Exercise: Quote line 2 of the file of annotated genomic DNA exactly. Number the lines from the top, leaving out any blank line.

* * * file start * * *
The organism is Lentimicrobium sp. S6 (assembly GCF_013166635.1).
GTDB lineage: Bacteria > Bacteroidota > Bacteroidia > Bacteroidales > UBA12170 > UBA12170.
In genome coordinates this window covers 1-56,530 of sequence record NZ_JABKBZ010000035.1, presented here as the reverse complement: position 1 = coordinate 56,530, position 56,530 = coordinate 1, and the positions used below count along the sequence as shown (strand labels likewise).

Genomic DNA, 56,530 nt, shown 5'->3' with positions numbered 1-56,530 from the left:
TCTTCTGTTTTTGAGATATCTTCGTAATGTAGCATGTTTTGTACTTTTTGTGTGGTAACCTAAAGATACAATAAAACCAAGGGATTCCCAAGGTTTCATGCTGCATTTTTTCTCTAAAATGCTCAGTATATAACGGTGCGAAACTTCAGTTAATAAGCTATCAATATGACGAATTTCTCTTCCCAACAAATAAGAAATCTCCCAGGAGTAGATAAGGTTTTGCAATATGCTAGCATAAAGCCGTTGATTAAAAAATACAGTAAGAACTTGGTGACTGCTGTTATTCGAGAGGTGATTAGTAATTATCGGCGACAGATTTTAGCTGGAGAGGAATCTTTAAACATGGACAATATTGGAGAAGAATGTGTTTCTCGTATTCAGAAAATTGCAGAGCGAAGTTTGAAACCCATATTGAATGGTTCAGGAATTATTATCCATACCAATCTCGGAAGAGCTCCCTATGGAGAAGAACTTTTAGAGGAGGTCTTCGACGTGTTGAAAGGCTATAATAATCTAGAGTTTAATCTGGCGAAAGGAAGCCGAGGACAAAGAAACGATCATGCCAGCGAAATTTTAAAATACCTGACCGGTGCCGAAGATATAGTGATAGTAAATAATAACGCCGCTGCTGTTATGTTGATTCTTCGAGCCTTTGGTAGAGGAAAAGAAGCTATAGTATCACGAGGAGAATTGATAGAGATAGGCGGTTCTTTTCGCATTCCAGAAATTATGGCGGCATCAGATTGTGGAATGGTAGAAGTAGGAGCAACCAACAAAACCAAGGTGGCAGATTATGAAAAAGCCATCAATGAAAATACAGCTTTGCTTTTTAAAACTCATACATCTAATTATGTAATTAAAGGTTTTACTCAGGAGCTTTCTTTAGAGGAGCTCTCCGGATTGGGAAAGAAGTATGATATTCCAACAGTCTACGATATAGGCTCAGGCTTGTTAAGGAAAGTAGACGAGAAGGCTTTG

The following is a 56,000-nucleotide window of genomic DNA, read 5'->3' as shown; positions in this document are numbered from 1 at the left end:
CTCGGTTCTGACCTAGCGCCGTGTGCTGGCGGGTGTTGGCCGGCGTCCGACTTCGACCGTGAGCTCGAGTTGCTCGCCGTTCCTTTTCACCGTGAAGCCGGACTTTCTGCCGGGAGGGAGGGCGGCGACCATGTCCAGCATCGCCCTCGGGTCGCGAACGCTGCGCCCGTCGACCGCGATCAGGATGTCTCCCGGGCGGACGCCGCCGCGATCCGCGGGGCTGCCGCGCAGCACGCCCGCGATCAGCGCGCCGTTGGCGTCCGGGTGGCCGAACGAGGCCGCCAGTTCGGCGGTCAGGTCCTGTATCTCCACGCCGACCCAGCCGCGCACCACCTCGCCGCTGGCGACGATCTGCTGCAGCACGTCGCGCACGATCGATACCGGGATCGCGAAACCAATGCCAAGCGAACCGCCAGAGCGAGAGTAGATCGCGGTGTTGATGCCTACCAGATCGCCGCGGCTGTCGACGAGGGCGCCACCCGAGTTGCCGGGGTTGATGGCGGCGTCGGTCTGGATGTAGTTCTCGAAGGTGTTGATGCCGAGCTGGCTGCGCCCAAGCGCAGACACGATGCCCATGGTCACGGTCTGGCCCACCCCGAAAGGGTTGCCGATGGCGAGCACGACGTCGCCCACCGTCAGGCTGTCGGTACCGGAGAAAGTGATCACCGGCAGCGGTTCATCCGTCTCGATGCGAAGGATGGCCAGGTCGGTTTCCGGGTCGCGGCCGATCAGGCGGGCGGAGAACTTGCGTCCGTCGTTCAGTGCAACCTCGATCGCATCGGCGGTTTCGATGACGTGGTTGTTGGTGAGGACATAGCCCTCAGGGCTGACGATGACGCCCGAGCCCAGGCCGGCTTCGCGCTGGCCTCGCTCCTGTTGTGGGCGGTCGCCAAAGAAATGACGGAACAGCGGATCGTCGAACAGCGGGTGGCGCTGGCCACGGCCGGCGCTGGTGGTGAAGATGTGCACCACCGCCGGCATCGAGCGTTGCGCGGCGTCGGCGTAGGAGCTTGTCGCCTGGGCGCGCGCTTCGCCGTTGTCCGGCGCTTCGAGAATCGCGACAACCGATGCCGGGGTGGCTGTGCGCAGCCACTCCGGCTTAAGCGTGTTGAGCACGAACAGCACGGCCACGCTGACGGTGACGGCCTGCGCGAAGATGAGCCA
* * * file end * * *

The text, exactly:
GTDB lineage: Bacteria > Bacteroidota > Bacteroidia > Bacteroidales > UBA12170 > UBA12170.